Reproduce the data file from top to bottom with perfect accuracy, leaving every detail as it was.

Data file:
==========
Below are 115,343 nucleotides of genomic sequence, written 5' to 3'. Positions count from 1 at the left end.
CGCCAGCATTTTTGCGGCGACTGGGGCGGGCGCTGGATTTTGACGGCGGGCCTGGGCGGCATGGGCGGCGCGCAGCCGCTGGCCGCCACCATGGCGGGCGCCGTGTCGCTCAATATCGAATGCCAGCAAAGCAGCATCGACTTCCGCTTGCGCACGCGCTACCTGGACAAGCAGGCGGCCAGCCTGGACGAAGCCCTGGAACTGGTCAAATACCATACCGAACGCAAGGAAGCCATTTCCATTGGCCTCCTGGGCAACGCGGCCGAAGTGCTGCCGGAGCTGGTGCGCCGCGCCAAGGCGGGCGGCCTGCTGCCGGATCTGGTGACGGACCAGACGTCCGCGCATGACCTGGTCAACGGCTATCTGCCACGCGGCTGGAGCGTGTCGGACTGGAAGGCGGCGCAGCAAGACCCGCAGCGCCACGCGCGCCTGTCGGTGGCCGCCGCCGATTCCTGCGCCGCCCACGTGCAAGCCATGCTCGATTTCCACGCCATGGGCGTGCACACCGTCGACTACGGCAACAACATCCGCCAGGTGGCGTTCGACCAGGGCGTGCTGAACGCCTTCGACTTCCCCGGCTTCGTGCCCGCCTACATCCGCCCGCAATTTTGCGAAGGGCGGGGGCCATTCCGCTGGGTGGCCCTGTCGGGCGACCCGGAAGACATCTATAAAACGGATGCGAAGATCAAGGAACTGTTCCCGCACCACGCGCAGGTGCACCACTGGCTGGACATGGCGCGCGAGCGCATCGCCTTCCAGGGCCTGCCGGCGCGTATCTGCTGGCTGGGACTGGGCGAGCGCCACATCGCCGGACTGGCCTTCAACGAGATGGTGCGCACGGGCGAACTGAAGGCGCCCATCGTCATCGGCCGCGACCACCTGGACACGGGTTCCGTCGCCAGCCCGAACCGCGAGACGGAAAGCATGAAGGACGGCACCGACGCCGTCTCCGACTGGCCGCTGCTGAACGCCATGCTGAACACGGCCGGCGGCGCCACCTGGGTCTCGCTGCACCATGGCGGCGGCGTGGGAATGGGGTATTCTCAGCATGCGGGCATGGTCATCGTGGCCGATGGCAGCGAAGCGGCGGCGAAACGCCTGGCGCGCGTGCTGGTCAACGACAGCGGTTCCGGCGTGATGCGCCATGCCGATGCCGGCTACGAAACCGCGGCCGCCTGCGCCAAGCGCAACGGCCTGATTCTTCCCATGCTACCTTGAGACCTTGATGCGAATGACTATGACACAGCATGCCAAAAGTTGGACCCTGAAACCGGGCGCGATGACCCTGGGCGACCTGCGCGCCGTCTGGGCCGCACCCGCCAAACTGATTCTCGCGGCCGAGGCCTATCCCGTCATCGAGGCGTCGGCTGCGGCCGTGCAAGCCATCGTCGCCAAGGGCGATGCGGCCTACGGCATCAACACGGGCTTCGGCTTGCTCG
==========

Below are 115,343 nucleotides of genomic sequence, written 5' to 3'. Positions count from 1 at the left end.
CGCCAGCATTTTTGCGGCGACTGGGGCGGGCGCTGGATTTTGACGGCGGGCCTGGGCGGCATGGGCGGCGCGCAGCCGCTGGCCGCCACCATGGCGGGCGCCGTGTCGCTCAATATCGAATGCCAGCAAAGCAGCATCGACTTCCGCTTGCGCACGCGCTACCTGGACAAGCAGGCGGCCAGCCTGGACGAAGCCCTGGAACTGGTCAAATACCATACCGAACGCAAGGAAGCCATTTCCATTGGCCTCCTGGGCAACGCGGCCGAAGTGCTGCCGGAGCTGGTGCGCCGCGCCAAGGCGGGCGGCCTGCTGCCGGATCTGGTGACGGACCAGACGTCCGCGCATGACCTGGTCAACGGCTATCTGCCACGCGGCTGGAGCGTGTCGGACTGGAAGGCGGCGCAGCAAGACCCGCAGCGCCACGCGCGCCTGTCGGTGGCCGCCGCCGATTCCTGCGCCGCCCACGTGCAAGCCATGCTCGATTTCCACGCCATGGGCGTGCACACCGTCGACTACGGCAACAACATCCGCCAGGTGGCGTTCGACCAGGGCGTGCTGAACGCCTTCGACTTCCCCGGCTTCGTGCCCGCCTACATCCGCCCGCAATTTTGCGAAGGGCGGGGGCCATTCCGCTGGGTGGCCCTGTCGGGCGACCCGGAAGACATCTATAAAACGGATGCGAAGATCAAGGAACTGTTCCCGCACCACGCGCAGGTGCACCACTGGCTGGACATGGCGCGCGAGCGCATCGCCTTCCAGGGCCTGCCGGCGCGTATCTGCTGGCTGGGACTGGGCGAGCGCCACATCGCCGGACTGGCCTTCAACGAGATGGTGCGCACGGGCGAACTGAAGGCGCCCATCGTCATCGGCCGCGACCACCTGGACACGGGTTCCGTCGCCAGCCCGAACCGCGAGACGGAAAGCATGAAGGACGGCACCGACGCCGTCTCCGACTGGCCGCTGCTGAACGCCATGCTGAACACGGCCGGCGGCGCCACCTGGGTCTCGCTGCACCATGGCGGCGGCGTGGGAATGGGGTATTCTCAGCATGCGGGCATGGTCATCGTGGCCGATGGCAGCGAAGCGGCGGCGAAACGCCTGGCGCGCGTGCTGGTCAACGACAGCGGTTCCGGCGTGATGCGCCATGCCGATGCCGGCTACGAAACCGCGGCCGCCTGCGCCAAGCGCAACGGCCTGATTCTTCCCATGCTACCTTGAGACCTTGATGCGAATGACTATGACACAGCATGCCAAAAGTTGGACCCTGAAACCGGGCGCGATGACCCTGGGCGACCTGCGCGCCGTCTGGGCCGCACCCGCCAAACTGATTCTCGCGGCCGAGGCCTATCCCGTCATCGAGGCGTCGGCTGCGGCCGTGCAAGCCATCGTCGCCAAGGGCGATGCGGCCTACGGCATCAACACGGGCTTCGGCTTGCTCG